Can you measure stress? Is it possible to see just how your body handles the stressors it is exposed to in daily life?
Stress is an interesting thing. It is what you perceive it to be. Take me to an amusement park with a teenager and we will both have different stress responses to the really tall rides. I’m not a big fan of heights and as we both look at the roller coaster cars climbing higher and higher, then hesitating at the top before they quickly drop and then repeat we both will have different stress responses. Same roller coaster. Different responses.
Our stress response is coordinated by something called the HPA Axis and the SNS. It was designed to help our body respond to an immediate danger such as avoiding a car accident or being eaten by a woolly mammoth. Once activated by stress our body’s functions change. We have a heightened sense of awareness. Our heart and respiration rates increase. Digestion stops and blood sugar levels goes up as well as blood pressure. We become anxious. Muscle will start to break down and our immune system will be adversely affected.
The SNS part of this system is the Sympathetic Nervous System. As part of our stress response it will activate until the “stressor” is removed and will then return to its normal relaxed state.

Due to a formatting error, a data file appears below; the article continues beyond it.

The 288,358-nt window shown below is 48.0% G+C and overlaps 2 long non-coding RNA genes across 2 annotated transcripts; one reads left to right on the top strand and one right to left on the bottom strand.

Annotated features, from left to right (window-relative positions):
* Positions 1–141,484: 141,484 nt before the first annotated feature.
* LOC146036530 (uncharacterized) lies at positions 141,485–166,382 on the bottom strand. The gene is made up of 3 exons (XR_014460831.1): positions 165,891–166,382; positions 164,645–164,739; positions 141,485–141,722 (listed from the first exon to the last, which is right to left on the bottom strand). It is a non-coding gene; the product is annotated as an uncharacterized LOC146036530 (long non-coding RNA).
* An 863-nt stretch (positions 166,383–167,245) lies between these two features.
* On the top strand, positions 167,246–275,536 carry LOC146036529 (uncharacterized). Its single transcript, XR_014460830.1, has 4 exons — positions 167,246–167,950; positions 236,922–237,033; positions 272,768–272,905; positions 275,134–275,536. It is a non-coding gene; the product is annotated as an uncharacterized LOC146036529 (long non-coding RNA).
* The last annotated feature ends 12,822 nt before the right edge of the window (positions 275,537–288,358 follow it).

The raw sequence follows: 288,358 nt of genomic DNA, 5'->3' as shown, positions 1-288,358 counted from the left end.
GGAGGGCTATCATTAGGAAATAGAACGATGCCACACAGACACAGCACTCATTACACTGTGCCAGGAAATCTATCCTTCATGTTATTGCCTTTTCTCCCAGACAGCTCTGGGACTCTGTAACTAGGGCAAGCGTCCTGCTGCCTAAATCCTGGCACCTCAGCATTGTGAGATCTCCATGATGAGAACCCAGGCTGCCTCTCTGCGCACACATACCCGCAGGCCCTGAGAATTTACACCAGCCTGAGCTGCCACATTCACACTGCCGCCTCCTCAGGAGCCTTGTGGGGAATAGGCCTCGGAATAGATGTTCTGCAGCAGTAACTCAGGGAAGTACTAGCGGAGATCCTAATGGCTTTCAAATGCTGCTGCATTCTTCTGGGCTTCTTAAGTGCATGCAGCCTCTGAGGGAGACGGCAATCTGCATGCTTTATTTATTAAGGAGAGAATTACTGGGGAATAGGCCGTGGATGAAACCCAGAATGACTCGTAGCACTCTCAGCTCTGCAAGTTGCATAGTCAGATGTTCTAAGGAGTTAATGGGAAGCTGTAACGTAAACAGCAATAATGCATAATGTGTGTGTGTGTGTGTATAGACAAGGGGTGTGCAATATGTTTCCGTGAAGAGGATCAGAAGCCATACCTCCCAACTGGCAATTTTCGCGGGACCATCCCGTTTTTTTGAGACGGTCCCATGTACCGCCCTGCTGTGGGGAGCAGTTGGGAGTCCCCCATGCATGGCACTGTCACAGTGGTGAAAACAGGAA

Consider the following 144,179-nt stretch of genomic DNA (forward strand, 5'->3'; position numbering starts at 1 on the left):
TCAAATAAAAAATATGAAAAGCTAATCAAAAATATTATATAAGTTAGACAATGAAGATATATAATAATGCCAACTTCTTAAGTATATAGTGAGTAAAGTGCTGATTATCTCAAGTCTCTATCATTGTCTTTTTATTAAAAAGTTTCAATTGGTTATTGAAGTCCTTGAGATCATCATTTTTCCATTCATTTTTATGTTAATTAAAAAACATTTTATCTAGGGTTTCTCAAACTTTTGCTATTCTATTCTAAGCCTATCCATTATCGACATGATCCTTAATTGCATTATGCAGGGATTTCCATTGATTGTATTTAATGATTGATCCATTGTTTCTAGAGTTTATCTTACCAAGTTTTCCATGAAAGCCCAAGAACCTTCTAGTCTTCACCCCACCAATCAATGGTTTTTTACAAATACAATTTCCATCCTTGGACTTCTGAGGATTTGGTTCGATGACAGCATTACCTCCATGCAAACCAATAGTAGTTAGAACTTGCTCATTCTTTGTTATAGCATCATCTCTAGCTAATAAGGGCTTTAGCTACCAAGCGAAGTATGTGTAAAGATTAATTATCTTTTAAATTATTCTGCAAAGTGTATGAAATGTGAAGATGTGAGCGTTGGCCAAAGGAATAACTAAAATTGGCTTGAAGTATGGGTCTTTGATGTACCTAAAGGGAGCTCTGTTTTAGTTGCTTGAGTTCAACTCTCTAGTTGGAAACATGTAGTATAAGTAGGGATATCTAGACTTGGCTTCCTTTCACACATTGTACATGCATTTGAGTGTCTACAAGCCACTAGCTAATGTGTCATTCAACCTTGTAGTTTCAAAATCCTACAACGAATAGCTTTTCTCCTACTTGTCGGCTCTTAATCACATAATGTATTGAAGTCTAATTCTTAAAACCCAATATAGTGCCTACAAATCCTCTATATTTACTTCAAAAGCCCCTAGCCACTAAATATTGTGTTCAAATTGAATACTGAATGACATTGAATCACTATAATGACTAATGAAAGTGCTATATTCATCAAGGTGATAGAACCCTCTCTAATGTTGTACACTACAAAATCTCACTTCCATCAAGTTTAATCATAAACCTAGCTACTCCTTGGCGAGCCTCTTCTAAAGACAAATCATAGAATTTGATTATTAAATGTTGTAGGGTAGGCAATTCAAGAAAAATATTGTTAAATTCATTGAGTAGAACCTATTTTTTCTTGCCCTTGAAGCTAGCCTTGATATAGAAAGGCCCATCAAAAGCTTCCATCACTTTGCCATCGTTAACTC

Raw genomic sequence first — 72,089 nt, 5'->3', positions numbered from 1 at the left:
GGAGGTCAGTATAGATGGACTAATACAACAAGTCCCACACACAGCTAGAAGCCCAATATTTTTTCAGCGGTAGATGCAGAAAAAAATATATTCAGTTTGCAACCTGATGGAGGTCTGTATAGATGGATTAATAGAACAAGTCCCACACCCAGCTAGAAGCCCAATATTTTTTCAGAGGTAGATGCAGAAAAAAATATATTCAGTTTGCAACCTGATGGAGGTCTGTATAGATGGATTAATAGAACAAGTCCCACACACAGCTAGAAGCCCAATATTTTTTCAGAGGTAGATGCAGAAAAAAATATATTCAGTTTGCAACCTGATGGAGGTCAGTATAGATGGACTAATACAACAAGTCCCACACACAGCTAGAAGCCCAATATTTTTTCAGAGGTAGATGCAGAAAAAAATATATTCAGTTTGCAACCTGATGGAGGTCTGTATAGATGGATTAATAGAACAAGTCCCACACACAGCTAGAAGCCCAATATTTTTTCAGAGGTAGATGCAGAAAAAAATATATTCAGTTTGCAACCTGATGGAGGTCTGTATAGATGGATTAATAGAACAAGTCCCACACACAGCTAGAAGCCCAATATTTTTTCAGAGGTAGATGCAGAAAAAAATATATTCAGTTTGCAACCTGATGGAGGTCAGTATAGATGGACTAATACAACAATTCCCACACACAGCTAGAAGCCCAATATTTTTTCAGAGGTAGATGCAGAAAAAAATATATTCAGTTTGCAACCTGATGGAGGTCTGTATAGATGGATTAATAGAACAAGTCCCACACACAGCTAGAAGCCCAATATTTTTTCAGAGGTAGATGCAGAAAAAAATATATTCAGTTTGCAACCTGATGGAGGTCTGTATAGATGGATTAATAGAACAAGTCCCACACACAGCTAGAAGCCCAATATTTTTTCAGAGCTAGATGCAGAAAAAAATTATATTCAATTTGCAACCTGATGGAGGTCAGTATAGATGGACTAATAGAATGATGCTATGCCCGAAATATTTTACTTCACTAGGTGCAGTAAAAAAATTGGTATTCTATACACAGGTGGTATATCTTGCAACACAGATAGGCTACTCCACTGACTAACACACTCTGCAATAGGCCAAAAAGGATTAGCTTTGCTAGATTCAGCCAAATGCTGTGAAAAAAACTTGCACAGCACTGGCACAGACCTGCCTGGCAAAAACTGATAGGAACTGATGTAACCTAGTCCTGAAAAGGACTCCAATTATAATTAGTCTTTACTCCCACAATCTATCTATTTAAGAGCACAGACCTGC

The HPA part of the stress response refers to the hypothalamus as well as the pituitary and adrenal glands. Under stress cortisol and adrenaline are released into the blood stream to prepare our body for this flee or fight response.
This system is designed to work for short periods of time and then return to a relaxed state.
Unfortunately, these are times of increasingly frequent and extended periods of stress without relaxation. As a result, our stress responses do not activate for brief periods as designed and the HPA Axis and SNS becomes overwhelmed resulting in hormone imbalances, anxiety/depression issues, digestive problems and other health issues.
Using saliva samples obtained throughout the day, laboratories can measure the amounts of cortisol and other hormones secreted in the saliva or urine resulting in a chart measuring the totals over time. There is a normal expected stress response and the test results can help us to determine how stressed out a person has become, how stressed out they feel, how long they’ve been stressed out and most importantly the test result helps in preparing a treatment plan to correct the damage caused from prolonged stress.
Treatment may include diet and lifestyle changes, short term supplement programs, sleep strategies and emotional/ mental health support.
Left untreated, the effects of stress may lead to chronic disease.
Most of us think of stress as being emotional or mental. Changing or losing a job, getting divorced, home schooling, concerns about finances and health are but a few of the emotional events that can increase our stress. However, blood sugar imbalances, a lack of sleep and a poor diet can also cause disruption in the HPA Axis and SNS.